Yeah. I mean, there’s a lot of estimates that are out there. If you remember, the Obama administration had a goal of 3% of GDP, that was their total R&D investments across a whole bunch of functions, not just evaluation and data things.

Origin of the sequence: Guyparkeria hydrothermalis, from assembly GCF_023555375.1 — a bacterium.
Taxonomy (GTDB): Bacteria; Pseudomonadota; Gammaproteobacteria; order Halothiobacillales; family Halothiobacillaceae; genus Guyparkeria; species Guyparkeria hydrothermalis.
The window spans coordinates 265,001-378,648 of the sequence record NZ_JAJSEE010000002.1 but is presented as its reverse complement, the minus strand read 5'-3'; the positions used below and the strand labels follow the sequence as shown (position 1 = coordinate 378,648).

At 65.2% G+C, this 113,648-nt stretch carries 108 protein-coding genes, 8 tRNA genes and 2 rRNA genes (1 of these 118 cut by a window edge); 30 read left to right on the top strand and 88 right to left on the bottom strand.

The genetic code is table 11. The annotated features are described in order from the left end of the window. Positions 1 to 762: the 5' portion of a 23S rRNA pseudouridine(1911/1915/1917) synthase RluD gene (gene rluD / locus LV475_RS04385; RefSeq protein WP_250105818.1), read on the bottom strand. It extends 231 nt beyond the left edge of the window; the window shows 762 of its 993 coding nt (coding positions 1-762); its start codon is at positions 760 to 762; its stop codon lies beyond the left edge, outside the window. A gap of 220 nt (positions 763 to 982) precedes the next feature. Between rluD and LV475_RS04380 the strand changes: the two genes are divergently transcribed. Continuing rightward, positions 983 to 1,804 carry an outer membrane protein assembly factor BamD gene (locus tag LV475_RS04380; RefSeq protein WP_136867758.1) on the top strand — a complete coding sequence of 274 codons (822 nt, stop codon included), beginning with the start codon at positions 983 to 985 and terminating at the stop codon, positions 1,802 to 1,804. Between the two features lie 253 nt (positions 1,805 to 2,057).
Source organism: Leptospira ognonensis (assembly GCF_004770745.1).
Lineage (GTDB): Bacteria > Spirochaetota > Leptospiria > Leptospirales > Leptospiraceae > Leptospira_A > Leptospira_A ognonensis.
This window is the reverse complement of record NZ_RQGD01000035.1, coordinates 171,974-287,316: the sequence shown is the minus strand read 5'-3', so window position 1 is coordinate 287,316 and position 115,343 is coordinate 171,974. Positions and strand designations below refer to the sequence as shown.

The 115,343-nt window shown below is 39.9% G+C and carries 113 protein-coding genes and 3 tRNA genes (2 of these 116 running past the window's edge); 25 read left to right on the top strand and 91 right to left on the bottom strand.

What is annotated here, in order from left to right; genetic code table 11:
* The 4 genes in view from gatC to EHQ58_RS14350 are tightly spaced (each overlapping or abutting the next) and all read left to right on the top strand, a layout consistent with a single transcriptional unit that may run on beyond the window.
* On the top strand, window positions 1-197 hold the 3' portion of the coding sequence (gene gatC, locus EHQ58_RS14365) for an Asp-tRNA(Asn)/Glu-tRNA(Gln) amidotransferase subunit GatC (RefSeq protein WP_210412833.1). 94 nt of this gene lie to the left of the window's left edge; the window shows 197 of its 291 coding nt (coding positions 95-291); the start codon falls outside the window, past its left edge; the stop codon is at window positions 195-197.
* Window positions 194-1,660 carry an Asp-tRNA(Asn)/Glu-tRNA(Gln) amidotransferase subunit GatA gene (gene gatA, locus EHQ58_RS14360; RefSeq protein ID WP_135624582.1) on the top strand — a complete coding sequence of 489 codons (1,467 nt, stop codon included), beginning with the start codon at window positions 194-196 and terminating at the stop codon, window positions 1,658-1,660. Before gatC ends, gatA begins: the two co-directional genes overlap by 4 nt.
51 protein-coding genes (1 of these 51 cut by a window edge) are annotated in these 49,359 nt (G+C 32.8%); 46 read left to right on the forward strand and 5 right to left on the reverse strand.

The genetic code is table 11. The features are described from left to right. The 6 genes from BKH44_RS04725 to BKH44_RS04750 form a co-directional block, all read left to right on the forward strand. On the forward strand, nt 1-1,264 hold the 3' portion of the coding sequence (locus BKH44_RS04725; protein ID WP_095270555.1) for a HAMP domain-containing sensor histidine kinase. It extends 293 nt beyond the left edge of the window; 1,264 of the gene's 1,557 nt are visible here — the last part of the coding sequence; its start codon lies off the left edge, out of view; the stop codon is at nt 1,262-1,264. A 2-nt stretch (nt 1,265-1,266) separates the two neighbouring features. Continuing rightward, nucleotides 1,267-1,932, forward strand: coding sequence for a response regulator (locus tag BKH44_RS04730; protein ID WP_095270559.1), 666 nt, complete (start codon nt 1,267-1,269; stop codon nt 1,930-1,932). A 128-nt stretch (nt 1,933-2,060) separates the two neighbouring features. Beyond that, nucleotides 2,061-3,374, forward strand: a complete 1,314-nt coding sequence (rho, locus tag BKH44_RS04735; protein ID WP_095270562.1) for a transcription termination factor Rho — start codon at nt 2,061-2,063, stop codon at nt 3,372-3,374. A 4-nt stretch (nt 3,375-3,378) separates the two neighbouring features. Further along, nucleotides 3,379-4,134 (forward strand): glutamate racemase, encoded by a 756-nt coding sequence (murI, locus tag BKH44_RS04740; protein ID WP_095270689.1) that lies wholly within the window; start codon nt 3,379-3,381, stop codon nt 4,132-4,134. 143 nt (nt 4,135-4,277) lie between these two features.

But there’s an idea that’s been floated, including by the Evidence Commission. It was in the final report, along with the recommendations that were kind of buried in the details. And some other non-profits have talked about this for a while, that there should be a set percentage that we think about for government programs allocating to research and evaluation activities. Depending on who you talk to, it generally ranges from about half a percent to 1% of the spending on that program. I always put an asterisk on that number though, because I just gave the example of Social Security, Disability Insurance, $140 billion a year. Well, 1% of $140 billion is a lot of money, and I don’t know that I would quite recommend we spend that much on SSDI evaluation, because I’m not sure we would have enough capacity to execute it. But the point being that if we can think about evaluation and research activities as a necessity of good program administration, just like you spend money doing performance reviews for your staff and managing the team and doing strategic planning, assessing your ability to accomplish those goals should just also be a natural part of that equation.